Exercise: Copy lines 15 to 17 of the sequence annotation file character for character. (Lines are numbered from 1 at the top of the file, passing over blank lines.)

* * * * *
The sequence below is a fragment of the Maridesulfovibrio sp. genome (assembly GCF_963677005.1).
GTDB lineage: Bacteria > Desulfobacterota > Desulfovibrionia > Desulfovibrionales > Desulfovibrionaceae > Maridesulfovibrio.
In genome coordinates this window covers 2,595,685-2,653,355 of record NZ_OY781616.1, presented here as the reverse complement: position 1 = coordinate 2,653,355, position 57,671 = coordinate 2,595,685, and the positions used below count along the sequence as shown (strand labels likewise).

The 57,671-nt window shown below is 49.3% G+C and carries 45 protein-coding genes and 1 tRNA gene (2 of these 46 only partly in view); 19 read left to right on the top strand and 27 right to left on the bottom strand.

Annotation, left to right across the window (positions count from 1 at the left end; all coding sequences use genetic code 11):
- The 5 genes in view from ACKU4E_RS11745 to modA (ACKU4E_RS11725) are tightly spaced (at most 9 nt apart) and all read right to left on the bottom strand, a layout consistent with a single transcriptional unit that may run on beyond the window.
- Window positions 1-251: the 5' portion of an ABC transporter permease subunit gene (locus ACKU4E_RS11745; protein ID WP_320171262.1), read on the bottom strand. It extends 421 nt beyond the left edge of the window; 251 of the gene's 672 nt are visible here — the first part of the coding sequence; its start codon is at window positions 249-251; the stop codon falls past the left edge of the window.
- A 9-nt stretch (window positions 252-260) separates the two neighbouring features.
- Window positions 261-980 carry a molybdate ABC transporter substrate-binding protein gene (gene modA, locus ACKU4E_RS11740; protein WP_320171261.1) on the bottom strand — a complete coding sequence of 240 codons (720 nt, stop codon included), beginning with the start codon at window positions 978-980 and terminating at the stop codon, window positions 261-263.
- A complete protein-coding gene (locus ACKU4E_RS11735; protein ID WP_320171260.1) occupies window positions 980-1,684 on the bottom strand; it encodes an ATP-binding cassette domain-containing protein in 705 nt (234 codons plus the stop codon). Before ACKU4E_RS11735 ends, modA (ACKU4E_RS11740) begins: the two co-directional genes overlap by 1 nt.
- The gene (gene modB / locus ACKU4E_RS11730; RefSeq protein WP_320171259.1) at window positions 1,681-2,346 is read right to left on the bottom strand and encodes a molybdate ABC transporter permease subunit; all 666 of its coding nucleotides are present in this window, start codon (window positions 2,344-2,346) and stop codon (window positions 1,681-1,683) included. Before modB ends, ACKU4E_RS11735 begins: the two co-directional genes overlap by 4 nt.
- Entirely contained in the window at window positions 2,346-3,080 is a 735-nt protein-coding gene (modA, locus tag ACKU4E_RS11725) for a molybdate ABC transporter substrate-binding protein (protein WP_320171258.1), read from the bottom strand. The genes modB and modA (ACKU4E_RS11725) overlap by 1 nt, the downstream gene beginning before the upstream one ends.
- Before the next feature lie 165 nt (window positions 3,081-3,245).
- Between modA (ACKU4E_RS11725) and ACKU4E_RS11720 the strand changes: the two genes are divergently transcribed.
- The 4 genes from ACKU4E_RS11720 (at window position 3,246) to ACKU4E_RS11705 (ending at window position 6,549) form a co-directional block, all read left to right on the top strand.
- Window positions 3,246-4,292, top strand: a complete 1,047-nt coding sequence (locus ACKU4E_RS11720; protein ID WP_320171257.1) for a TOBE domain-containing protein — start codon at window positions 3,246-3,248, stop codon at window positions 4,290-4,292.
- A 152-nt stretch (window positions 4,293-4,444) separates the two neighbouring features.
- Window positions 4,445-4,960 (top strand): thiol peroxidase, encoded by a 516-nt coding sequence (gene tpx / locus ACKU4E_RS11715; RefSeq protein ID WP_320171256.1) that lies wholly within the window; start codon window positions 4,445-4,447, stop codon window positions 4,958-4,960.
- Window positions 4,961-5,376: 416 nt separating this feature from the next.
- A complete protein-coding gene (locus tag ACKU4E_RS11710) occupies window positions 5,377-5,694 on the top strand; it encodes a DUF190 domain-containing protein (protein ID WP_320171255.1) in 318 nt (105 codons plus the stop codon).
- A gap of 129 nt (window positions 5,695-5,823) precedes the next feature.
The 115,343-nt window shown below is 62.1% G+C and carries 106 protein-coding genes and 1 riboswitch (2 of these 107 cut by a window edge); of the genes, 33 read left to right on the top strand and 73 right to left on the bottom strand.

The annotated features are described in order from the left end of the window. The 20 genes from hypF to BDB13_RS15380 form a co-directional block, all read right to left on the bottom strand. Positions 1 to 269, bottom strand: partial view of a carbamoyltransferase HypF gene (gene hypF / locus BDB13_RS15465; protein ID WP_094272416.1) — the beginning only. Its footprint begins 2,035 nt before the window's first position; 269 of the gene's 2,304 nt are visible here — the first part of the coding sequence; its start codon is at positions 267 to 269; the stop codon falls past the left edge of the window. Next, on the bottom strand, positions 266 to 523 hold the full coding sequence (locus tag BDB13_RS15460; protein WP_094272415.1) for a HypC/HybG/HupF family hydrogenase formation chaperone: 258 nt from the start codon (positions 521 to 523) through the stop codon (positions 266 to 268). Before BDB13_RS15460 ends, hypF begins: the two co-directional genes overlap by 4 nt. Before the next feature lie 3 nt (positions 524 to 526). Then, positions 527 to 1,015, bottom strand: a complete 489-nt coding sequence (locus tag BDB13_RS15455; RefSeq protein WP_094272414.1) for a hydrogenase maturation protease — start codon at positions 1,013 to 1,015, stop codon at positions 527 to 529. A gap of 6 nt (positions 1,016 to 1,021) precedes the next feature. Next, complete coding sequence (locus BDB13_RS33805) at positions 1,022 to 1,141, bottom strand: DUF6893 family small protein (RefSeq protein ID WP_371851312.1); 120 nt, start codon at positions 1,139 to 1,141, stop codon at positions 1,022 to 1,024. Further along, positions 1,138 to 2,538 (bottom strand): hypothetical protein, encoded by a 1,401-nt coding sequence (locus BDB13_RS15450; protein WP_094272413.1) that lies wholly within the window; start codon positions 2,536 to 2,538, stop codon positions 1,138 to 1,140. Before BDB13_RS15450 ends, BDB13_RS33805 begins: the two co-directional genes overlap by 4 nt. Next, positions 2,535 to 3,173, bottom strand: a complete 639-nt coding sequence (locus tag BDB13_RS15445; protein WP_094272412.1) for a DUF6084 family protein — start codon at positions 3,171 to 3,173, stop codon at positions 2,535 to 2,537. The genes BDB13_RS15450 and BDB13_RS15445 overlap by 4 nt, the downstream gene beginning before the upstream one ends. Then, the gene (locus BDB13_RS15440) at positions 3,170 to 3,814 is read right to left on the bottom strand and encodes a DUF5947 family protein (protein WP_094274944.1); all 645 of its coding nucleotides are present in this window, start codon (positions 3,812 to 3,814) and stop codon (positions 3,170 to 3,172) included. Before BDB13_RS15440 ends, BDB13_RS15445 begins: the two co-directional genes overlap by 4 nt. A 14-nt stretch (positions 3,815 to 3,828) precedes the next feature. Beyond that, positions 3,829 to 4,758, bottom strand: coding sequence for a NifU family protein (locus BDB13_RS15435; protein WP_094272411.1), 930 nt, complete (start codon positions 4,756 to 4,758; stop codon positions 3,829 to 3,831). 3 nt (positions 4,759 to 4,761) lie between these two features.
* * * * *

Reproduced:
- The 4 genes from ACKU4E_RS11720 (at window position 3,246) to ACKU4E_RS11705 (ending at window position 6,549) form a co-directional block, all read left to right on the top strand.
- Window positions 3,246-4,292, top strand: a complete 1,047-nt coding sequence (locus ACKU4E_RS11720; protein ID WP_320171257.1) for a TOBE domain-containing protein — start codon at window positions 3,246-3,248, stop codon at window positions 4,290-4,292.
- A 152-nt stretch (window positions 4,293-4,444) separates the two neighbouring features.